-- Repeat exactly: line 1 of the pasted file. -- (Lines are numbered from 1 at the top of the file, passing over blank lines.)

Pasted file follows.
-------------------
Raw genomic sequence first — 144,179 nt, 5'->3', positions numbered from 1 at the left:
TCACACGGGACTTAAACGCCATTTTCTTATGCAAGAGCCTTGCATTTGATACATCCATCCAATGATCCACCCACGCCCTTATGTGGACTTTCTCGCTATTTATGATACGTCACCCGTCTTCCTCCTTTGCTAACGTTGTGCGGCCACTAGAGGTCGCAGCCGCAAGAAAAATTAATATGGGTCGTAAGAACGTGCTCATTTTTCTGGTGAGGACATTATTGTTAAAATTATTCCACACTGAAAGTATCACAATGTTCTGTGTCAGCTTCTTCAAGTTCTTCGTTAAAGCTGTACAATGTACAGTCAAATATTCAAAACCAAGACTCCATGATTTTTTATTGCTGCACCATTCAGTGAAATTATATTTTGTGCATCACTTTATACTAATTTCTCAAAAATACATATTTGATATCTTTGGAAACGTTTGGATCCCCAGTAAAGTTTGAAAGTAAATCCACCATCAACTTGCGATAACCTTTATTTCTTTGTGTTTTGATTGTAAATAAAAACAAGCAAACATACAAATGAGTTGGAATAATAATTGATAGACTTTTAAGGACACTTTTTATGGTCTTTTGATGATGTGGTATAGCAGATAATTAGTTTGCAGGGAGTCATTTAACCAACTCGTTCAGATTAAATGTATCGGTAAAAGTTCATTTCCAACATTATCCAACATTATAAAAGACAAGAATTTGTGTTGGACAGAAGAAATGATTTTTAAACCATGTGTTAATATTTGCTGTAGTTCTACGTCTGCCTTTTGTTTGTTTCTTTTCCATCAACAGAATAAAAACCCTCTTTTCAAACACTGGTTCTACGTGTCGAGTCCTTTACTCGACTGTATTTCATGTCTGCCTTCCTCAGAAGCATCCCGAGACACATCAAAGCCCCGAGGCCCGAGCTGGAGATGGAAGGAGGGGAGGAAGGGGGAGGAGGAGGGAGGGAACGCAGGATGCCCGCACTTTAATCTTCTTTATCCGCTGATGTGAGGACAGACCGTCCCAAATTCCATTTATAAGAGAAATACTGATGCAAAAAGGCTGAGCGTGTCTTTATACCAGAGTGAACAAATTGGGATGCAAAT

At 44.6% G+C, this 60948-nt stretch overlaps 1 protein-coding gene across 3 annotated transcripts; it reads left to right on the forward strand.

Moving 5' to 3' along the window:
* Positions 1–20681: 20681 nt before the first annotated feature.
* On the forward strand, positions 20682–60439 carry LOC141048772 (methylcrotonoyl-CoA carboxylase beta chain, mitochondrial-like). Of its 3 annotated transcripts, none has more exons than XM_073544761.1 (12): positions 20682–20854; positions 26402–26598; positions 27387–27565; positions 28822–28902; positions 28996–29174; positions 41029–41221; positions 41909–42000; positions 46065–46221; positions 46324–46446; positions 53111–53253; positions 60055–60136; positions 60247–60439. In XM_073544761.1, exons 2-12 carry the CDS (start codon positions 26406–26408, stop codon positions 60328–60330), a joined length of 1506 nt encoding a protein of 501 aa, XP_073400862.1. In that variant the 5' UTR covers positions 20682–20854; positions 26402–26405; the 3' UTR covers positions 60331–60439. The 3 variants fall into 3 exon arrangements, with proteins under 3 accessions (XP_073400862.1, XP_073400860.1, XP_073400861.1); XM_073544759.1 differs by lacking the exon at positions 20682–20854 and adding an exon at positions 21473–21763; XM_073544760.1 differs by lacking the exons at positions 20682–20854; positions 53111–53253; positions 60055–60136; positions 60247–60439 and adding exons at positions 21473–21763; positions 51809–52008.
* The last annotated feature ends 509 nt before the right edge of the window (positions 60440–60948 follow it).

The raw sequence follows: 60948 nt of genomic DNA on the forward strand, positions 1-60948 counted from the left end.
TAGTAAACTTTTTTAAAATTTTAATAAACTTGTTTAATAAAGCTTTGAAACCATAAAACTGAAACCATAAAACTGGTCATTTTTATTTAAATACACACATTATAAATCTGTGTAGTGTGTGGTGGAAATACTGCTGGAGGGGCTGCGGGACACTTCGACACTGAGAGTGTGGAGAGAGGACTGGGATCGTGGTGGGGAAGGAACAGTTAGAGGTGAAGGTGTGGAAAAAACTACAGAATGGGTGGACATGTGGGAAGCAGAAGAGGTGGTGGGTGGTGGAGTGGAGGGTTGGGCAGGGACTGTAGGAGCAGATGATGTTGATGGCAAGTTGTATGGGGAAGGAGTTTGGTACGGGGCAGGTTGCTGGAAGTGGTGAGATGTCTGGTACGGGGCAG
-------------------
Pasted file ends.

Raw genomic sequence first — 144,179 nt, 5'->3', positions numbered from 1 at the left: